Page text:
Postman is a pretty neat tool that gives you a very nice way develop, document and test APIs.

In my day job I’ve been using this to develop some pretty extensive GraphQL based micro service APIs, document them, and share them with scientists around the world. Postman made this really easy, so I’ve started putting together a similar collection to demonstrate the Known API.

It’s early days right now, but it demonstrates the basics, such as:

  • Getting a feed
  • Getting post types available
  • Getting logged in user details
  • Creating a Status, Photo upload and blog post
  • Getting the syndication options available for each type

All of these APIs are authenticated against the OAuth2 Server that’s built in to Known, and Postman will happily manage this exchange for you once you’ve set up your local environment.

You should be able to use these calls to build your own clients, and indeed, it’s these API calls that my Known IOS client makes use of.

Anyway, take a look!

» Visit the project on Github...

I’ve previously written about how Known has built in support for OAuth2 and Open ID connect (both as a client and as a server). Well, over the past few weeks I’ve been doing some work to make this even more useful.

So, I thought I’d quickly jot down some notes as to what you can do with this functionality, and why you might find it cool.

Turn your Known site into an identity provider

The first thing you can do is use the OAuth2 server built in to Known to turn your site into an identity provider.

This means you will be able to create “apps”, allowing users on your site to be able to use third party applications and apps to make authenticated API calls.

It also means you can easily create a “login with” button, allowing your users to log into other sites using their Known profile on your site.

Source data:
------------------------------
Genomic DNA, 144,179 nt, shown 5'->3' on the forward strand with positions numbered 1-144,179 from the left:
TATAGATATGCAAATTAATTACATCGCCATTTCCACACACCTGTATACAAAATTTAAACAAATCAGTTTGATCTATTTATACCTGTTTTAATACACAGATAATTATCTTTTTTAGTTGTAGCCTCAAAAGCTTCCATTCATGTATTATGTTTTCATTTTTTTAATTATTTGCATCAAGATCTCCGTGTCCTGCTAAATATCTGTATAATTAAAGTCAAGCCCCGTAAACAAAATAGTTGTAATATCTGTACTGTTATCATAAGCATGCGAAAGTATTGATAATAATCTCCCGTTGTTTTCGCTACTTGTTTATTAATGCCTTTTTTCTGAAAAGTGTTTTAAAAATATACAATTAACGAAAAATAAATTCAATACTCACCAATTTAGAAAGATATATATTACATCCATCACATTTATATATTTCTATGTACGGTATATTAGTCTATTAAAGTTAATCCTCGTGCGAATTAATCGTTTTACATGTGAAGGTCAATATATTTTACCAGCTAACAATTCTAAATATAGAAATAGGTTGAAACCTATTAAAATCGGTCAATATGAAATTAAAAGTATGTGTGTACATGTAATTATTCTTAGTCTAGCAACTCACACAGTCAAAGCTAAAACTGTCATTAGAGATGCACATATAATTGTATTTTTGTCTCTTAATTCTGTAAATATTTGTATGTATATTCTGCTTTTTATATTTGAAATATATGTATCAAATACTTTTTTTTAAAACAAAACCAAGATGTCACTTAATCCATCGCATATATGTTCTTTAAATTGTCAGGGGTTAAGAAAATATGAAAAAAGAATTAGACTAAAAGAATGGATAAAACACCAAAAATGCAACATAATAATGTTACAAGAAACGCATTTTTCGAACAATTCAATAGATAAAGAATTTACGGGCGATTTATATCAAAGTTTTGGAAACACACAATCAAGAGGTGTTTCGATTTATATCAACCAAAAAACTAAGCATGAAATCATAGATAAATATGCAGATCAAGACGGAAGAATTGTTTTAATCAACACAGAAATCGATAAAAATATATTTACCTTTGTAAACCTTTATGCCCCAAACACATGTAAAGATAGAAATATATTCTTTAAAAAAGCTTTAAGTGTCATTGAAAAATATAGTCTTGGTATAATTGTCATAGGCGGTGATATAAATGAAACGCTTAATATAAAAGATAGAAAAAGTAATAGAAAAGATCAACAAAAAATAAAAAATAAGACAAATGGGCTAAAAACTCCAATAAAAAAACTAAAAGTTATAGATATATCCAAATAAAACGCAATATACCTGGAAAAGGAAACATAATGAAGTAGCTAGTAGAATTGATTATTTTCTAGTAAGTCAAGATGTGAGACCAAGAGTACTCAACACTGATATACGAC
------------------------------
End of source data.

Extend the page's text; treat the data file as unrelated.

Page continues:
Connect your Known site to an identity provider

The next thing you can do is connect your site to another third party IDP using OAuth2, and allow those users to log in to your site.

This third party IDP could be your organisation’s single sign on service, a third party one, or another Known site.

If the IDP you’re connecting to supports OpenID connect, you can also enable the Federation feature.

What this does is let users with a valid OpenID Token retrieved from the IDP to make authenticated API calls on any Known sites that share that IDP, regardless of whether the user has used that site before.

Primarily, this functionality is designed for a modern micro service architecture world – so for example, you might have a React front end that needs to talk to one or more data sources over GraphQL, including getting blog data from a Known site. All of these services live in different containers, in distributed locations, with different local databases.

But…

Federation…

Something I’ve been pondering recently is whether this functionality might be able to let you do something pretty neat.

Consider, a Known site can be both a client and a server, and both issue and receive public key signed and verifiable OpenID Connect tokens for their users.

Each token knows where it comes from and can state who issued it.

This raises the possibility of being able to establish reciprocal links between sites – each Known (or other site – it’s an open protocol after all) could be both a client and server of each other.

With a bit of UX massaging, this could potentially let the users of each of these sites flow between each site in the network, and getting all the functionality of the local users.

Sure I’m not the first to be thinking this way, but it’s something to play with, and certainly will work a lot more seamlessly than the previously mooted PGP signed login (although I still think that’s pretty cool).

Just a quick one, you’ve been coding up your REST api, and are trying to use a Bearer authorization token (as obtained from an OAuth2 handshake), and it’s just not working.

If you send your access token as a GET or POST value things work fine however.

You point your head at httpbin.org and to see what your client is sending, and low and behold, the bearer token is present and correct.

You scratch your head and dump the contents of $_SERVER to a log, and to your surprise, nothing. No Authorization header is present!

To save you many a frustrating hour, here’s the answer. Turns out that Apache will strip any authorisation header it doesn’t recognise, which is basically anything that’s not basic auth.

So, you need to put it back in yourself. Do so by putting the following into your .htaccess